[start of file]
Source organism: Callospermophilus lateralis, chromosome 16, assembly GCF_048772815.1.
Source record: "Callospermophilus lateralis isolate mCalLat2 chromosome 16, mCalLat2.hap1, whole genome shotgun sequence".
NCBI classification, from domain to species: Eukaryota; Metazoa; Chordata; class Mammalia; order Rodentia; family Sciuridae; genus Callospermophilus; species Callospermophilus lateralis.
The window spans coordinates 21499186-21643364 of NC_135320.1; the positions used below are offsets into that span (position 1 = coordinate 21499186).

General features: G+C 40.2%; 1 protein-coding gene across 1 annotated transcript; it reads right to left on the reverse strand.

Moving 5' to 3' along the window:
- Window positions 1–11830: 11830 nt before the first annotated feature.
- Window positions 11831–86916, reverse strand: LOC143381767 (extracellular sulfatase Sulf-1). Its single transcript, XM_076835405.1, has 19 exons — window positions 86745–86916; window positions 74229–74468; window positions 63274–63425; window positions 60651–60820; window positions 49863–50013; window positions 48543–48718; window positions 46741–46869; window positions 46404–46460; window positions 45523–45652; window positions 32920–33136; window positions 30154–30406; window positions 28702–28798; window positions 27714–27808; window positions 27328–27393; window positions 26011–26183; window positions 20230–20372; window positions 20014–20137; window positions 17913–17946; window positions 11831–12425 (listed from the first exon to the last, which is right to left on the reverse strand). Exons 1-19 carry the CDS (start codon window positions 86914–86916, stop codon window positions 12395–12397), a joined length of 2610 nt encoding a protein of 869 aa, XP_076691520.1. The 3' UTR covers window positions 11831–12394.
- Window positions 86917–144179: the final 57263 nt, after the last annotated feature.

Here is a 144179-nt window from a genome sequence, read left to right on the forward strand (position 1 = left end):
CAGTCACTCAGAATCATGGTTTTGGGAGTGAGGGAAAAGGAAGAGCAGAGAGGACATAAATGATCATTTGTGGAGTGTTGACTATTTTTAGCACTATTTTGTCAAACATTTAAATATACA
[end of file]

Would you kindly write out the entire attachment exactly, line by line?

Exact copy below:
Source organism: Callospermophilus lateralis, chromosome 16, assembly GCF_048772815.1.
Source record: "Callospermophilus lateralis isolate mCalLat2 chromosome 16, mCalLat2.hap1, whole genome shotgun sequence".
NCBI classification, from domain to species: Eukaryota; Metazoa; Chordata; class Mammalia; order Rodentia; family Sciuridae; genus Callospermophilus; species Callospermophilus lateralis.
The window spans coordinates 21499186-21643364 of NC_135320.1; the positions used below are offsets into that span (position 1 = coordinate 21499186).

General features: G+C 40.2%; 1 protein-coding gene across 1 annotated transcript; it reads right to left on the reverse strand.

Moving 5' to 3' along the window:
- Window positions 1–11830: 11830 nt before the first annotated feature.
- Window positions 11831–86916, reverse strand: LOC143381767 (extracellular sulfatase Sulf-1). Its single transcript, XM_076835405.1, has 19 exons — window positions 86745–86916; window positions 74229–74468; window positions 63274–63425; window positions 60651–60820; window positions 49863–50013; window positions 48543–48718; window positions 46741–46869; window positions 46404–46460; window positions 45523–45652; window positions 32920–33136; window positions 30154–30406; window positions 28702–28798; window positions 27714–27808; window positions 27328–27393; window positions 26011–26183; window positions 20230–20372; window positions 20014–20137; window positions 17913–17946; window positions 11831–12425 (listed from the first exon to the last, which is right to left on the reverse strand). Exons 1-19 carry the CDS (start codon window positions 86914–86916, stop codon window positions 12395–12397), a joined length of 2610 nt encoding a protein of 869 aa, XP_076691520.1. The 3' UTR covers window positions 11831–12394.
- Window positions 86917–144179: the final 57263 nt, after the last annotated feature.

Here is a 144179-nt window from a genome sequence, read left to right on the forward strand (position 1 = left end):
CAGTCACTCAGAATCATGGTTTTGGGAGTGAGGGAAAAGGAAGAGCAGAGAGGACATAAATGATCATTTGTGGAGTGTTGACTATTTTTAGCACTATTTTGTCAAACATTTAAATATACA